Hundreds run to raise awareness
ABOUT 500 men, women and children laced up their trainers and took on a 5km route around The Downs for the seventh annual Run for the Future.
Organised by Rotary in Bristol, the run raises money for the Bristol Urological Institute's Prostate Cancer Appeal, based at Southmead.
Before this year's event it had already raised £225,000, which has been used for research into the disease which affects more than 40,000 men in the UK every year and kills more than 10,000. And thousands of pounds more will be added following yesterday's effort.
The Lord Mayor, Cllr Peter Main, officially started the run at midday.
A total of 17 adults and four children were running in memory of Brian Chappell, who died from prostate cancer at the age of 57.
His family all sported T-shirts with his picture on, and the word BOGOF because Brian's catchphrase used to be "buy one get one free".
His widow Xina, 64, of Hungerford Gardens, Brislington, said: "Brian was only 57 – that's no age at all. He would be so proud we're all here."
One of his grandchildren, Clare Wood, 26, said: "Prostate cancer is such a sensitive area, it really needs to get more awareness. People need to swallow their pride almost, and get themselves checked out because it's too important not to."
Father and son Ron and Dave Moss were running for three people who died from cancer, two from prostate.
Ron's neighbours on Home Farm Way, Easter Compton, Harry Lane and Nigel Jonas were in their seventies and forties respectively, when they passed away.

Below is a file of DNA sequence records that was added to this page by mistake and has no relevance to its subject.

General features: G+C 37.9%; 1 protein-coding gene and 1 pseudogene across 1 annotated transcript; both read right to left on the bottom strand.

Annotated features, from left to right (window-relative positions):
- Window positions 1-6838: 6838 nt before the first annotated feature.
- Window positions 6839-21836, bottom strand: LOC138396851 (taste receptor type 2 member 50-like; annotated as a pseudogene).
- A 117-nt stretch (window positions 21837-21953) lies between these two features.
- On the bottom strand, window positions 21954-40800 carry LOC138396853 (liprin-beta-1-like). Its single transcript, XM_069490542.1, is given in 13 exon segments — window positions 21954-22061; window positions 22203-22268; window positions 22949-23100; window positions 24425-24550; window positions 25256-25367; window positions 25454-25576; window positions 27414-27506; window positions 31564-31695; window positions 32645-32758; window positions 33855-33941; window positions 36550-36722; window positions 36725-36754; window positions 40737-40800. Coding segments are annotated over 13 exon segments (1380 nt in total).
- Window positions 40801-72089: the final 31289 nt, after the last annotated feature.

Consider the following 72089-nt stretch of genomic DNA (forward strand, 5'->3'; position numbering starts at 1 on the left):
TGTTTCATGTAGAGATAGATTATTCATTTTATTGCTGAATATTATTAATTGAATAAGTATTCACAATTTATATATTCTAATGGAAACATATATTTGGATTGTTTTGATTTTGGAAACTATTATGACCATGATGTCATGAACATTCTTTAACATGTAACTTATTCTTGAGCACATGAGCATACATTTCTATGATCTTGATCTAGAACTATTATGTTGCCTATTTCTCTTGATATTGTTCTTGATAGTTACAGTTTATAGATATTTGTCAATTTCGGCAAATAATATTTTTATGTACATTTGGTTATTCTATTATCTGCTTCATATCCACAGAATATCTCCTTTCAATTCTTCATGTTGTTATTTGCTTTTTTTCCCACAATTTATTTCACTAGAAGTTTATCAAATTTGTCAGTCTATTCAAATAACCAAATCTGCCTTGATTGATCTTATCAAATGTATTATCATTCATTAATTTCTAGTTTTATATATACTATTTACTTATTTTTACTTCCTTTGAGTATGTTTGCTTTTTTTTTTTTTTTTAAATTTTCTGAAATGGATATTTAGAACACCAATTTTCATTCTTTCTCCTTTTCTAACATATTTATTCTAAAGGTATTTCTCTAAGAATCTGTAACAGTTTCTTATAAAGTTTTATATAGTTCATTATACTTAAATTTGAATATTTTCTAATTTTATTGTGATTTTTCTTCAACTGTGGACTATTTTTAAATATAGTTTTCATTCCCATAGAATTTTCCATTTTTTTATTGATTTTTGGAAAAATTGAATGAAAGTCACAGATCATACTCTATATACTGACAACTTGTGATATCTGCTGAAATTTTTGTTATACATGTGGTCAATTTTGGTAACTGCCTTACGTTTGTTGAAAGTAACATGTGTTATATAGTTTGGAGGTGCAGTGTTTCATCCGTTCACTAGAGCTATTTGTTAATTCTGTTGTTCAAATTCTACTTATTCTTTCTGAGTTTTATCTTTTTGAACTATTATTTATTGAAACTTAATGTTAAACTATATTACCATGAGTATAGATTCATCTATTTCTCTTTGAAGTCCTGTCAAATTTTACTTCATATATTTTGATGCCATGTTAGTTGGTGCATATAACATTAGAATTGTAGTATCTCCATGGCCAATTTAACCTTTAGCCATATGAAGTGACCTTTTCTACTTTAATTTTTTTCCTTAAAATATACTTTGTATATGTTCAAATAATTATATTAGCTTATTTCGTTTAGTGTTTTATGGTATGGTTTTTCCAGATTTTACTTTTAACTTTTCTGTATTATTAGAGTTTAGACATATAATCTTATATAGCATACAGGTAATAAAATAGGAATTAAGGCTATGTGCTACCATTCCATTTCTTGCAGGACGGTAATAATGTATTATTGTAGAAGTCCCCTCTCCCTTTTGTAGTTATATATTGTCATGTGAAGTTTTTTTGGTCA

Ron, 65 said: "The important thing is to make people aware of the disease. As you get older, you become more aware of this sort of thing as people you know suffer from it, but everyone should know about the dangers of prostate cancer."
Dave, 36, ran in memory of his wife Alison's grandad Fred Seymour, who was in his 80s.
Acacia Boyle, Melissa Sheppard, Nicci Haden and Mark Keightley also took part.
Acacia, 25, from Winterbourne, said: "I'm running for my grandad Ron Cates. He's 86 and is suffering from prostate cancer.
"It's nice that families and children can get involved. It brings the community together."
Melissa, 27, from Stapleton, added: "I would like to see Run for the Future become as big as Race For Life.
"I'm doing the run for a challenge, but it's only a fraction of the challenge people suffering with cancer face."
Head of fundraising at Southmead Hospital, Trevor Reid, said: "It was a really good atmosphere this year, with lots of families and even young children taking part."
For more information visit www.runforthefuture.org.uk or call the Bristol District Cancer Support Group, "Prospect", on 01934 626799.
To donate in memory of Brian Chappell, visit www.justgiving.com/ Michelle-Hawkes.